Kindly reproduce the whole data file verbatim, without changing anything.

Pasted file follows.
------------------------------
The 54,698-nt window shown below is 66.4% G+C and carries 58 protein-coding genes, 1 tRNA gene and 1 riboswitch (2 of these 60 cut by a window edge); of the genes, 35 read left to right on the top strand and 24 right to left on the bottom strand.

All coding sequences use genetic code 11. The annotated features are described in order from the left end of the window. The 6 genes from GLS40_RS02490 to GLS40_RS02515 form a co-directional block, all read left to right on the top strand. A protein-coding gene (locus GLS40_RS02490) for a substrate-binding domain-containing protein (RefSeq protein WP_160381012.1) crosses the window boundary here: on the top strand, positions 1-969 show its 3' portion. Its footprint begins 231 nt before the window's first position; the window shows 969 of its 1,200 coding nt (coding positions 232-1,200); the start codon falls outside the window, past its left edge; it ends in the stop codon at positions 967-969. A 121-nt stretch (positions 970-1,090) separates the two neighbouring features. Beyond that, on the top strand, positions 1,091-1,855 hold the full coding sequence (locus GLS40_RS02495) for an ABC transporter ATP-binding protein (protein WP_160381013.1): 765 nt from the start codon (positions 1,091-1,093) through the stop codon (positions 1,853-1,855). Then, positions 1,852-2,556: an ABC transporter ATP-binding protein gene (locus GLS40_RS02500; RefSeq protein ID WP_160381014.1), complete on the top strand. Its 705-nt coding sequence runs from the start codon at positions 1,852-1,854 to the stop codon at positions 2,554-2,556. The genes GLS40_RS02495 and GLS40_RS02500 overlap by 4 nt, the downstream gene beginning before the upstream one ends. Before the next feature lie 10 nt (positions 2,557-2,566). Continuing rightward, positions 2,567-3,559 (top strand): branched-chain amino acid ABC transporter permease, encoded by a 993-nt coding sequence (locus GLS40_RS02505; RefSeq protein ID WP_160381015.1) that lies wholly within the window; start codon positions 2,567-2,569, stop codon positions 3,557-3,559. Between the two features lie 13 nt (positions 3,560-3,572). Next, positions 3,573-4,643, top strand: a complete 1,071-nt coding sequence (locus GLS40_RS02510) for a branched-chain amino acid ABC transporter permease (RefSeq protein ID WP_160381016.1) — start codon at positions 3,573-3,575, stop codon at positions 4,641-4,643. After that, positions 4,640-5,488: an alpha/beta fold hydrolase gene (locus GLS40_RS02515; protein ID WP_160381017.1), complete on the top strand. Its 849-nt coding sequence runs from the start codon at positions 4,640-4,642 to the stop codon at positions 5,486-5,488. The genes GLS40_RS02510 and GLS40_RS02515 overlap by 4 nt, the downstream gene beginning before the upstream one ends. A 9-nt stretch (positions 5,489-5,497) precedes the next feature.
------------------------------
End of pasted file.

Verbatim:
The 54,698-nt window shown below is 66.4% G+C and carries 58 protein-coding genes, 1 tRNA gene and 1 riboswitch (2 of these 60 cut by a window edge); of the genes, 35 read left to right on the top strand and 24 right to left on the bottom strand.

All coding sequences use genetic code 11. The annotated features are described in order from the left end of the window. The 6 genes from GLS40_RS02490 to GLS40_RS02515 form a co-directional block, all read left to right on the top strand. A protein-coding gene (locus GLS40_RS02490) for a substrate-binding domain-containing protein (RefSeq protein WP_160381012.1) crosses the window boundary here: on the top strand, positions 1-969 show its 3' portion. Its footprint begins 231 nt before the window's first position; the window shows 969 of its 1,200 coding nt (coding positions 232-1,200); the start codon falls outside the window, past its left edge; it ends in the stop codon at positions 967-969. A 121-nt stretch (positions 970-1,090) separates the two neighbouring features. Beyond that, on the top strand, positions 1,091-1,855 hold the full coding sequence (locus GLS40_RS02495) for an ABC transporter ATP-binding protein (protein WP_160381013.1): 765 nt from the start codon (positions 1,091-1,093) through the stop codon (positions 1,853-1,855). Then, positions 1,852-2,556: an ABC transporter ATP-binding protein gene (locus GLS40_RS02500; RefSeq protein ID WP_160381014.1), complete on the top strand. Its 705-nt coding sequence runs from the start codon at positions 1,852-1,854 to the stop codon at positions 2,554-2,556. The genes GLS40_RS02495 and GLS40_RS02500 overlap by 4 nt, the downstream gene beginning before the upstream one ends. Before the next feature lie 10 nt (positions 2,557-2,566). Continuing rightward, positions 2,567-3,559 (top strand): branched-chain amino acid ABC transporter permease, encoded by a 993-nt coding sequence (locus GLS40_RS02505; RefSeq protein ID WP_160381015.1) that lies wholly within the window; start codon positions 2,567-2,569, stop codon positions 3,557-3,559. Between the two features lie 13 nt (positions 3,560-3,572). Next, positions 3,573-4,643, top strand: a complete 1,071-nt coding sequence (locus GLS40_RS02510) for a branched-chain amino acid ABC transporter permease (RefSeq protein ID WP_160381016.1) — start codon at positions 3,573-3,575, stop codon at positions 4,641-4,643. After that, positions 4,640-5,488: an alpha/beta fold hydrolase gene (locus GLS40_RS02515; protein ID WP_160381017.1), complete on the top strand. Its 849-nt coding sequence runs from the start codon at positions 4,640-4,642 to the stop codon at positions 5,486-5,488. The genes GLS40_RS02510 and GLS40_RS02515 overlap by 4 nt, the downstream gene beginning before the upstream one ends. A 9-nt stretch (positions 5,489-5,497) precedes the next feature.